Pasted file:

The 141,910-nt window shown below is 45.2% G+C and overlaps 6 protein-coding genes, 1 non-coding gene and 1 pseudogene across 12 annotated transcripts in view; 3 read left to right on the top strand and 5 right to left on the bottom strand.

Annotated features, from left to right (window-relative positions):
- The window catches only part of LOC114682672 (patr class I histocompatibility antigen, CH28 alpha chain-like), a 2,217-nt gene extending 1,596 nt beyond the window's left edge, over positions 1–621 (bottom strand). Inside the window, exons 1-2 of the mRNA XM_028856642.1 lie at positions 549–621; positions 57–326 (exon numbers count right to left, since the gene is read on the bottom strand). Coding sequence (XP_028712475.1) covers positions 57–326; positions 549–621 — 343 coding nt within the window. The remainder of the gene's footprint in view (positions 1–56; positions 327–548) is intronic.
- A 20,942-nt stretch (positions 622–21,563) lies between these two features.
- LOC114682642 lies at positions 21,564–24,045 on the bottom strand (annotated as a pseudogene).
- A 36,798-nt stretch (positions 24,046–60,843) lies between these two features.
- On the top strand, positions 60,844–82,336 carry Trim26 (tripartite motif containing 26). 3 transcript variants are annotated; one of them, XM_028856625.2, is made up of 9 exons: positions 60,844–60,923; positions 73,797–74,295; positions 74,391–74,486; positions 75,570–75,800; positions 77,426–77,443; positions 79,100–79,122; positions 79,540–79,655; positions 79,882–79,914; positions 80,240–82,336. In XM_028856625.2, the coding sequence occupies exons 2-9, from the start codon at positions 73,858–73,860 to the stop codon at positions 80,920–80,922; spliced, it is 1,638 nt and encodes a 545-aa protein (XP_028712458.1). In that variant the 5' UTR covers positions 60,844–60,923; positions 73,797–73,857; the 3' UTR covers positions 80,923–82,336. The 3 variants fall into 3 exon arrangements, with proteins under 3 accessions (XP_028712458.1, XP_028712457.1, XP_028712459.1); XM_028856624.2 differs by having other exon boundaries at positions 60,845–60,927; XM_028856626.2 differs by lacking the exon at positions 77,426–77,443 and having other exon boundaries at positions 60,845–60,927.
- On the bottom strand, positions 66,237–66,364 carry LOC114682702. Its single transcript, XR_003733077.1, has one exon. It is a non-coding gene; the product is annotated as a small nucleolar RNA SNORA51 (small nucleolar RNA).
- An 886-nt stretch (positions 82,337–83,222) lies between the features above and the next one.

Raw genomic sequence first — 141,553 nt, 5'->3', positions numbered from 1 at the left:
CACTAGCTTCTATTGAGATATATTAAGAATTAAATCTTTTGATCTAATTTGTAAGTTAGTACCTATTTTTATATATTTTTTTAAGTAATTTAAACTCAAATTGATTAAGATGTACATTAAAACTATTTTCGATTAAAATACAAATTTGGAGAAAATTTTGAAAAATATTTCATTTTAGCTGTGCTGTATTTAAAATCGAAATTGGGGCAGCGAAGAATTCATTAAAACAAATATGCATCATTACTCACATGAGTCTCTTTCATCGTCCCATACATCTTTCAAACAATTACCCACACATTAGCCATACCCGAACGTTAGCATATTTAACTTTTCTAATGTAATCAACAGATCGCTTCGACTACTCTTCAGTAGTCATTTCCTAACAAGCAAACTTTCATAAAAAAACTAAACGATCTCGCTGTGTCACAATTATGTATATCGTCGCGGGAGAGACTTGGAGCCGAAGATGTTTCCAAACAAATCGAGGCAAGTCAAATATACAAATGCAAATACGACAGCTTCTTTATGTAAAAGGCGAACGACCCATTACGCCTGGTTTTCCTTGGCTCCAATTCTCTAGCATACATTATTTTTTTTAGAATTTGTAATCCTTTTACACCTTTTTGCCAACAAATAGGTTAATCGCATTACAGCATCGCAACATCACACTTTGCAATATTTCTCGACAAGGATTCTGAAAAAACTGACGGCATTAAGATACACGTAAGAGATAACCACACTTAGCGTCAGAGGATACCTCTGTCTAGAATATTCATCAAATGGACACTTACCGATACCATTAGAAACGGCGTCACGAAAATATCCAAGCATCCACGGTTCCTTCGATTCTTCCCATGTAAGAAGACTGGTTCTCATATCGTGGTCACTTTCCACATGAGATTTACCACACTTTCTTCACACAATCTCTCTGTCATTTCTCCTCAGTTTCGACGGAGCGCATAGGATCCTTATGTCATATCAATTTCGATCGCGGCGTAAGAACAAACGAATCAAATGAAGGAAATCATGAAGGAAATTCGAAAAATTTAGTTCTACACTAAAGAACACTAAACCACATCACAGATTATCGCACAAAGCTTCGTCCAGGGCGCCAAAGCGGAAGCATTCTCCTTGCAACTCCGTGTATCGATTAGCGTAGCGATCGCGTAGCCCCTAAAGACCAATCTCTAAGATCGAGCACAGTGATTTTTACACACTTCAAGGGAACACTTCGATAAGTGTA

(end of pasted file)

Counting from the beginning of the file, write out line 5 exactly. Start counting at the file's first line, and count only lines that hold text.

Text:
- LOC114682642 lies at positions 21,564–24,045 on the bottom strand (annotated as a pseudogene).